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Earth Day really began in the early 1960s, thanks to scientists, academics, activists and writers showing the connectivity of pesticides in the environment to specific cancers and other diseases. And as time progressed, the anti-war movement in the 1960s and '70s fueled more talk about how our planet was suffering from a disposable economy and careless mindset, especially from increased single-use plastic containers.

The grass-roots activists came together, and the first Earth Day took place on April 22, 1970, In New York. All over America, an awakening of many people concerned about the rivers, lakes and oceans, including what was used to grow our foods, coalesced to call attention to our precious planet. Today, Earth Day is celebrated worldwide. And on television, you can find amazing programs that will take you all over the globe to reveal how humanity and nature exist, endures and must adapt.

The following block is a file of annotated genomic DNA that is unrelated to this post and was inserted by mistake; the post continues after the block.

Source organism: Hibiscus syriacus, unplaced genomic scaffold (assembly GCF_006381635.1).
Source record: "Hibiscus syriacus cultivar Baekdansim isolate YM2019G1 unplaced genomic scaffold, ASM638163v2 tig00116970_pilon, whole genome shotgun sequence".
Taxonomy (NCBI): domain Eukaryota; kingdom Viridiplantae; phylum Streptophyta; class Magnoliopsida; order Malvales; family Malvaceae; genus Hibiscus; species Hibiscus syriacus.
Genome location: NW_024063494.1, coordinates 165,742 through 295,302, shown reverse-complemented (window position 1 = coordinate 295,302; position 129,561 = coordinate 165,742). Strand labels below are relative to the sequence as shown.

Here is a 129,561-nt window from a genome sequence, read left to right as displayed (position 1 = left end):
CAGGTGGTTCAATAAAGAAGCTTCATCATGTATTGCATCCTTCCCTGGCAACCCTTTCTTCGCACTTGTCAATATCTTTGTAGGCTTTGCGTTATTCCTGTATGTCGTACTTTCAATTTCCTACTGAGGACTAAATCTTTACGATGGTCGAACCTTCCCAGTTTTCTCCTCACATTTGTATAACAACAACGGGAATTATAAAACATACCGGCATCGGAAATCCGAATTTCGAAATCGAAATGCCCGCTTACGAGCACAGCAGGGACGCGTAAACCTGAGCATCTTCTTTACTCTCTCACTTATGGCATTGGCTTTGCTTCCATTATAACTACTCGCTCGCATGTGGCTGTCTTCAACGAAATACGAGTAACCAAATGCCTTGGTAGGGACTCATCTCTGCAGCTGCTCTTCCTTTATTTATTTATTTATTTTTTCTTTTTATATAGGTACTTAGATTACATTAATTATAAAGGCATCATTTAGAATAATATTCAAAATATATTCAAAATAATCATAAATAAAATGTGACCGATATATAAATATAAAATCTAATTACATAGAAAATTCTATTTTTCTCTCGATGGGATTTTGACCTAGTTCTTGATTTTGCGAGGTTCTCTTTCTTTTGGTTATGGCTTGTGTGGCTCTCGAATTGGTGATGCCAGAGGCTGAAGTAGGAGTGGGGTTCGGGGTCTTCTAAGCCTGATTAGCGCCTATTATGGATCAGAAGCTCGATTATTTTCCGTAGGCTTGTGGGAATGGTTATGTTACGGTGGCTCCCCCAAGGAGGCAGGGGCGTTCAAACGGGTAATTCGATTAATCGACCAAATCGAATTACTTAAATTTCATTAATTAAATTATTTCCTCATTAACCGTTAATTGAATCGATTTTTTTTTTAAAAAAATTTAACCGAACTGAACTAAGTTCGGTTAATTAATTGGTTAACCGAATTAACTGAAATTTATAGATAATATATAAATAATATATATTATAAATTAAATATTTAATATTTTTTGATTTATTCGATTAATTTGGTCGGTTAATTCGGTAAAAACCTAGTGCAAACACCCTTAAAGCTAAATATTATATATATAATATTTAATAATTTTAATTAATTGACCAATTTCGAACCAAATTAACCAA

Earth Day TV 1

Paula Kahumbu witnesses the rarest subspecies of Asian elephants, pygmy elephants, as they enter the Kinabatangan River. 

Earth Day TV 5

New Apple TV+ programming includes "Jane," inspired by the work of Dr. Jane Goodall. 

Earth Day TV 4

Majestic elephant matriarch Athena is forced to take her herd on a dangerous journey in "The Elephant Queen." 

Earth Day TV 3

"Earth at Night in Color" reveals the nocturnal lives of animals. 

Earth Day TV 6

"Prehistoric Planet" transports viewers 66 million years into the past to explore prehistoric Earth's spectacular habitats and inhabitants. 

Earth Day TV 7

"Stillwater" centers on a trio of siblings and their neighbor Stillwater, a wise panda. In the Earth Day special "One Drop Makes an Ocean," Stillwater inspires the kids to live green and help the Earth. 

Earth Day TV 8

"Tiny World" uses new camera technology to show the world through the eyes of its tiniest creatures. 

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